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Home > Publications > Quill > Writing: Handle quotations with care, not obligation



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Monday, August 28, 2017
Writing: Handle quotations with care, not obligation

Words & Language Toolbox

By Paula LaRocque

The right quotes can enliven and humanize a story and help make it clear, credible and dramatic. Yet many quotations in media writing are dull, inscrutable and even ungrammatical. (The writer’s defense? Well, that’s what he said.)

Overall, as with writing in general, the good quotation’s worst enemy is wordy, arcane phrasing:

“The term originated in the early 20th century,” he said, “when evolutionary theory had it that most genes had a good variant that was by far the most common in the population, and one or a very few, very rare, harmful forms.”

Simplify and paraphrase: The term originated in the early 20th century, when evolutionary theory supposed that good genetic variants were common, and harmful forms were rare.

Sometimes poorly executed mechanics create “whiplash” writing — for example, when writers mix such elements as paraphrase, direct quote, narrative, tense and pronouns:

Murdoch said there had been a "cover-up" at the paper, but that he was a victim rather than an accomplice. He added that the phone hacking scandal will be a "blot on my reputation" for the rest of his life.

Restore consistency with a paraphrase: "Murdoch said there had been a “cover-up” at the paper, but that he was a victim rather than an accomplice. He added that the phone hacking scandal would be a blot on his reputation for the rest of his life.

More tense problems:

Shadid’s father said in an interview after the book was published he was "so overcome with emotion when he looks at his son’s words that he can read only a few pages at once.”

Again, paraphrase to fix pronouns and garbled tense:

Shadid’s father said after the book was published he was so overcome with emotion when he looked at his son’s words that he could read only a few pages at a time.

Blather is always unwelcome:

He agreed with his star player in terms of the tough season the team had to endure. "It was tough in terms of adjusting and juggling all the positions. We didn’t have many easy games. It was a struggle every night," he said.

Prune quotes tightly so they further the story line. Avoid restating the quote in the narrative — even if it’s restated in different words. Every paragraph should advance a story with fresh information. That kind of compression has energy:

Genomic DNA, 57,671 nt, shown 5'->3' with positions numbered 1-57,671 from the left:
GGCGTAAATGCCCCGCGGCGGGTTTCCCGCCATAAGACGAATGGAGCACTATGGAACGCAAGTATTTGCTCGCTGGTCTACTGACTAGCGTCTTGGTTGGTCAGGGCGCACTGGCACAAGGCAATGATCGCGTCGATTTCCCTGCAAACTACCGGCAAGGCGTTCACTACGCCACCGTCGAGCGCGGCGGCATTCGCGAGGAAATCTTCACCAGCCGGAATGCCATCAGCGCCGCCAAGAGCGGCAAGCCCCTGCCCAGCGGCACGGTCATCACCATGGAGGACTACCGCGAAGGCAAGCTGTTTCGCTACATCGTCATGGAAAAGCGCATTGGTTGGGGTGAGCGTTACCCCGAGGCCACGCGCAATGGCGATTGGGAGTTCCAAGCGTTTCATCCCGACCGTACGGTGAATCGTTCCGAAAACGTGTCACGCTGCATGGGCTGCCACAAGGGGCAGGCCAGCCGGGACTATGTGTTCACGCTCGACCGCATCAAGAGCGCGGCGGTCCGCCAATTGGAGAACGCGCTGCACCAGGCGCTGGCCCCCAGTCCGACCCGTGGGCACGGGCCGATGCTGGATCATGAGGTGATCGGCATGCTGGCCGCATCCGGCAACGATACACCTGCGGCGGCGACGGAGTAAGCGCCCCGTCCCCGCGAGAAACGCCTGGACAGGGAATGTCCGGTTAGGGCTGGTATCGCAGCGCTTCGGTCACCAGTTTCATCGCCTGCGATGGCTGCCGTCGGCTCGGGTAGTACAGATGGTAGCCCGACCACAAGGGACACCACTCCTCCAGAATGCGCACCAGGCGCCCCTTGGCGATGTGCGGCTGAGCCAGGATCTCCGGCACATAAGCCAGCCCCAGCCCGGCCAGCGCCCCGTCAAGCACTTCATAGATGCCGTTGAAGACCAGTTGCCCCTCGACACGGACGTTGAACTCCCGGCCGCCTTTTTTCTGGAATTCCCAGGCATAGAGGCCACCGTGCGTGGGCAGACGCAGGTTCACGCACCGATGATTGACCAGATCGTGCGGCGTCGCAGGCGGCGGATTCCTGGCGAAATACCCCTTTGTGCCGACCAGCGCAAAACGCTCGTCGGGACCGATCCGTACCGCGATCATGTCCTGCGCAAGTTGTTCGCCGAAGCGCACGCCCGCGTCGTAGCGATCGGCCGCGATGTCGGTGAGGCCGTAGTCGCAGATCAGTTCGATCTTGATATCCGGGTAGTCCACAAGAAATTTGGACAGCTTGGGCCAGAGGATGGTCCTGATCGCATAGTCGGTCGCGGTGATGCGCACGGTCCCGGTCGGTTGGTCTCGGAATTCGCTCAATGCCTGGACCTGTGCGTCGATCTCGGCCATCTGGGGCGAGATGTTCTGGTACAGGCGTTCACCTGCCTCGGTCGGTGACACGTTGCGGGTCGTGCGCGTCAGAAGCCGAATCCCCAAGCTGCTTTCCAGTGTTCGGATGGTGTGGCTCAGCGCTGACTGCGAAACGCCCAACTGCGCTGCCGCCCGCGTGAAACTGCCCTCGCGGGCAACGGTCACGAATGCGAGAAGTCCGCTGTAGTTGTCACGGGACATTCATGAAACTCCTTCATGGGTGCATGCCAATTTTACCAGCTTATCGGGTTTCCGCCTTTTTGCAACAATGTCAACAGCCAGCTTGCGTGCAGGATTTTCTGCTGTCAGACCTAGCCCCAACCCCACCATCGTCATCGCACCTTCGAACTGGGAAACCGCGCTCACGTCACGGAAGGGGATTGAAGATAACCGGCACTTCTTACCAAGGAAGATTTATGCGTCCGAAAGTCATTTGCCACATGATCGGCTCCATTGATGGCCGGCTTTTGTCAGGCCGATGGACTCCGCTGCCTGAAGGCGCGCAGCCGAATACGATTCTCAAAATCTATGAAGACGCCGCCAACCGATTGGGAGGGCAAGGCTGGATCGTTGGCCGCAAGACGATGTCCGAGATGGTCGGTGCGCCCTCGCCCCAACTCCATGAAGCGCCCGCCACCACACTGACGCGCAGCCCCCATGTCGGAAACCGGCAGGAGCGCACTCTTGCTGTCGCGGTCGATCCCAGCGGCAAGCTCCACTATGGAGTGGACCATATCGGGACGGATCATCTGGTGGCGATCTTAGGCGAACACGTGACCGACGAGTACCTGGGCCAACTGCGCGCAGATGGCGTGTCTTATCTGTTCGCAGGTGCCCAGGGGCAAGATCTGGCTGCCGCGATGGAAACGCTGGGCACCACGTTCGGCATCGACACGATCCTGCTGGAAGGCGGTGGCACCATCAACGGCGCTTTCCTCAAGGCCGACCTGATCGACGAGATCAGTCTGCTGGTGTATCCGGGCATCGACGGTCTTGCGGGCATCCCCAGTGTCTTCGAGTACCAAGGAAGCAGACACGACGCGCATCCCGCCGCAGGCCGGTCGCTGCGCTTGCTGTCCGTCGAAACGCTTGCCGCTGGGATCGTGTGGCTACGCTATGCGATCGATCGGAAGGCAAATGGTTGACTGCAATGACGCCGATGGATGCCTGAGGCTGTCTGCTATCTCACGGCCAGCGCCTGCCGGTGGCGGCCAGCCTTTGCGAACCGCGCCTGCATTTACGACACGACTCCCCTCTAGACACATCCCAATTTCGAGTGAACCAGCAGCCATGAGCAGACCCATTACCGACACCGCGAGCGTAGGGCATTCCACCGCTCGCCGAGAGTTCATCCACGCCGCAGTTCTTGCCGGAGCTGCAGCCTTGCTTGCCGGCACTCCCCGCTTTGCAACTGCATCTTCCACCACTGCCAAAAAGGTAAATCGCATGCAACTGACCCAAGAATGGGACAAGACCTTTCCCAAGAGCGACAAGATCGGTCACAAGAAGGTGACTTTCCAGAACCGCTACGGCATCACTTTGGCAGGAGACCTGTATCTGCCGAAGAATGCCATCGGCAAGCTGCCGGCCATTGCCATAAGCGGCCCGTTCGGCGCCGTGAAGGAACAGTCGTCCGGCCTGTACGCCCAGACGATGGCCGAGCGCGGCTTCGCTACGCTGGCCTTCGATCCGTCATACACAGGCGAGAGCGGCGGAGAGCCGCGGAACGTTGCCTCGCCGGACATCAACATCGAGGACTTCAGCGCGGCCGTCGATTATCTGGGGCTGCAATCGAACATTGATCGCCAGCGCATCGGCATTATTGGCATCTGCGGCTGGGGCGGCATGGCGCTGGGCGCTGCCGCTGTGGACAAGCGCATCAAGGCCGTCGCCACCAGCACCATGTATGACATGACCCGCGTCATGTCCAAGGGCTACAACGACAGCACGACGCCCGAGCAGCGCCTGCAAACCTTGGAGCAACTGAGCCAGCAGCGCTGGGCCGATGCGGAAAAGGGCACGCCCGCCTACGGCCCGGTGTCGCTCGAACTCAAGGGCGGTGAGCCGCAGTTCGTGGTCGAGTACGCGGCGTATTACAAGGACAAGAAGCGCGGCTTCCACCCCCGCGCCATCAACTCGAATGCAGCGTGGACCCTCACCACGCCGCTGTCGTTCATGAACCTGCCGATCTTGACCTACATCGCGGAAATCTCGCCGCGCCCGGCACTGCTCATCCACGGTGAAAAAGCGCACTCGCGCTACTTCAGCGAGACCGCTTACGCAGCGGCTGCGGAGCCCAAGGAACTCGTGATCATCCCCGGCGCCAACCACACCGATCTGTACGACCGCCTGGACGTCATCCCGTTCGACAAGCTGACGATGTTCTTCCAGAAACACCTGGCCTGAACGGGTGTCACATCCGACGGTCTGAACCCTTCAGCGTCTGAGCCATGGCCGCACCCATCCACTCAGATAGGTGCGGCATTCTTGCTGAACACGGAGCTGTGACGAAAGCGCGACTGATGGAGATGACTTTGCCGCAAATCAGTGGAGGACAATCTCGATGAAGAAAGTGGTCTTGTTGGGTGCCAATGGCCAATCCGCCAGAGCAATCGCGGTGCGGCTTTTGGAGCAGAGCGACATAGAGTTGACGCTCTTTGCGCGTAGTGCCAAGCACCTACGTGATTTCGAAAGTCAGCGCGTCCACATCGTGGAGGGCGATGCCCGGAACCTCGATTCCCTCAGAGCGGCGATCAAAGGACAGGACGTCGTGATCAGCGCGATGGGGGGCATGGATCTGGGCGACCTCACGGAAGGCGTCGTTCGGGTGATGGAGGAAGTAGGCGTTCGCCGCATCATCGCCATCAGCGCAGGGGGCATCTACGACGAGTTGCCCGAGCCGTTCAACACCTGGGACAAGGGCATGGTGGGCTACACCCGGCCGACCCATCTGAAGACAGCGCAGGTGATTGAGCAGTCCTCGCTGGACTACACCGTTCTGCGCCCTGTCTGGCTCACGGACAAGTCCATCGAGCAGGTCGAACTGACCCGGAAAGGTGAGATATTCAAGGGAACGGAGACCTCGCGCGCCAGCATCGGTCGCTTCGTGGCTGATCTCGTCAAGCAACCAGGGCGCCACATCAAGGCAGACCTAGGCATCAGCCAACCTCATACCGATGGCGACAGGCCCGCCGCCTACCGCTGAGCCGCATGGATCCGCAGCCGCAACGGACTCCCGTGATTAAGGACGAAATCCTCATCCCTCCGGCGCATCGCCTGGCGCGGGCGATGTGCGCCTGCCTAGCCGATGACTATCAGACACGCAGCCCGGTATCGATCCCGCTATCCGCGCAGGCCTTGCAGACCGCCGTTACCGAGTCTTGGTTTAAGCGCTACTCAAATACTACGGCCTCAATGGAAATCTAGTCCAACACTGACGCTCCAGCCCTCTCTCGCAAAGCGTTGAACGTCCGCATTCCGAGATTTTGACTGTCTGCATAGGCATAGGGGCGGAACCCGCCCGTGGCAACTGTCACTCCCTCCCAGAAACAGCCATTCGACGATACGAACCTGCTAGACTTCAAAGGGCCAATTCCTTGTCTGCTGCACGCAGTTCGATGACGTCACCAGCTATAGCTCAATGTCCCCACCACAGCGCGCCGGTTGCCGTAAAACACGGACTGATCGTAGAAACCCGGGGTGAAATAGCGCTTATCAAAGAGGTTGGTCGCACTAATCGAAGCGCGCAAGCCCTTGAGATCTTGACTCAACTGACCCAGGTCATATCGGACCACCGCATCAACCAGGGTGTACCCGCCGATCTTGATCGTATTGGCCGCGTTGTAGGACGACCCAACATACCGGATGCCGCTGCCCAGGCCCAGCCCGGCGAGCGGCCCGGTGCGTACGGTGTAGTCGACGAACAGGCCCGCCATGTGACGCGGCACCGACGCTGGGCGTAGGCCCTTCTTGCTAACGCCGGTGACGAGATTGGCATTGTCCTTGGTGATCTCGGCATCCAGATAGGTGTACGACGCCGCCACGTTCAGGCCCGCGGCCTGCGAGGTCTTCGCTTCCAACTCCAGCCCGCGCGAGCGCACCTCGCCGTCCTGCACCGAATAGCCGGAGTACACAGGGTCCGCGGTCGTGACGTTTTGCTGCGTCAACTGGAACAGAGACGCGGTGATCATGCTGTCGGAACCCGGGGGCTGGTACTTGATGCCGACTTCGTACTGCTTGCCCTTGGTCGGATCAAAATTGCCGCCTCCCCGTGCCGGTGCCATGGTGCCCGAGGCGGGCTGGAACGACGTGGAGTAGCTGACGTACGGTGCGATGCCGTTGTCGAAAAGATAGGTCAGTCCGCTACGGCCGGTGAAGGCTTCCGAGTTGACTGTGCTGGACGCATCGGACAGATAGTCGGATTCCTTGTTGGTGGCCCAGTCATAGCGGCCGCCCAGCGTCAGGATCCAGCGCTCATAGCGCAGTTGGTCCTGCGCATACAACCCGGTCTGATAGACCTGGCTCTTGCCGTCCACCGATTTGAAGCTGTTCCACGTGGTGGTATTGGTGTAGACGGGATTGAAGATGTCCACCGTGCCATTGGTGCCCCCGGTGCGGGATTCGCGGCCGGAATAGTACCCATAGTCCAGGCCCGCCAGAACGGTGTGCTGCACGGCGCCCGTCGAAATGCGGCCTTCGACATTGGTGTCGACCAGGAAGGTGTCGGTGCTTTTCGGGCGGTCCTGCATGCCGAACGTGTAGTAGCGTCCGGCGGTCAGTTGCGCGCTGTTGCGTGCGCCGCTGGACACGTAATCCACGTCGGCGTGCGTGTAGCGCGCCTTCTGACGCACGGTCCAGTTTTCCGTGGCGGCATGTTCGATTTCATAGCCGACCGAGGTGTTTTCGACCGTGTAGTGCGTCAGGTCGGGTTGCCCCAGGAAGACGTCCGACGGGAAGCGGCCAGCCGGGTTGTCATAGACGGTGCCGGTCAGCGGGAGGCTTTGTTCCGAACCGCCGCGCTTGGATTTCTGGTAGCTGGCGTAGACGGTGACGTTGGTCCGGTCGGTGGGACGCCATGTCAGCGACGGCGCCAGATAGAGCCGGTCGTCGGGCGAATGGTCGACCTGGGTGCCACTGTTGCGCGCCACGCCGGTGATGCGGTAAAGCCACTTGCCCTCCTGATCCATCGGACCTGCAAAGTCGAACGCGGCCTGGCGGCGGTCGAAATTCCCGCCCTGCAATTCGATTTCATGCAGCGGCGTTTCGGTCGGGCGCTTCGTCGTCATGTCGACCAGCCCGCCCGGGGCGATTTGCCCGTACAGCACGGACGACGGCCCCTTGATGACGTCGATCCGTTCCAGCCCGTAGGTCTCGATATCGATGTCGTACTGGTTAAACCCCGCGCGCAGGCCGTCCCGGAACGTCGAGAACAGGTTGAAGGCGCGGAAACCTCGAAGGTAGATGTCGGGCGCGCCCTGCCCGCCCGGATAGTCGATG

He agreed the season was hard. “Juggling all the positions...was a struggle every night,” he said.

When asked if there might be a possibility of a return performance in Dallas, she simply shrugs her shoulders and responds: "I go where the money is.”

Shrugs her shoulders: What else could she shrug? Avoid such redundancies as “nodded his head” or “winked his eye.” We shrug, nod, wink. Period. Better: Will she revisit Dallas? She shrugs. “I go where the money is.”

Another common mechanical problem is repetition in quote and exposition:

He said he saw red when she told him he was a nuisance. "She told me I was getting to be a nuisance," he said, "and I admit I saw red.”

Is there an echo in here? Let whoever says it best say it once, whether source or writer.

Yet another problem in mechanics is the odd split: “I want,” she announced at their anniversary dinner, “a divorce.”

There’s no shortage of errors in quotes: “They arrested him at his hotel after he tried to pass counterfeit $18 bills, she said.”

No $18 bill is genuine. All are counterfeit. Delete “counterfeit” through ellipsis, or paraphrase: She said police arrested him after he tried to pass $18 bills.

“She said he confessed when the cops placed a metal calendar on his head and wired it to a photocopier, then put a note that read ‘False’ in the copy tray and made a copy whenever they thought he was lying. They said it was a lie detector.”

They put a colander on his head, not a calendar.

He said, "I'm also loathe to hold up anonymous comment as representative of anything but the transformative power of anonymity.”

Loath is the adjective; loathe is the verb.

“What's wrong with our country is we've lost any sense of spree décor," he said.

Well, pardon our French. It may have sounded like “spree décor,” but what he said was surely “esprit de corps” — a group’s sense of solidarity or camaraderie. On reflection, this is probably a spellchecker “correction.” (Artificial intelligence is wonderful, yes. But sometimes we need the real thing.)

In short, the major problems with quotations are the same as with writing in general: wordiness, muddiness, pretentiousness. Speech is notoriously wordy; that’s why we prune quotes. After all, everything that is in our story is in our story. But we never have to accept poor quotations. We always have the paraphrase.

More on that next time.

Paula LaRocque is author of five books, among them “The Book on Writing.” Her latest fiction is a mystery novel, “Monkey See,” available on Amazon.com. Email. Blog and website: paulalarocque.com

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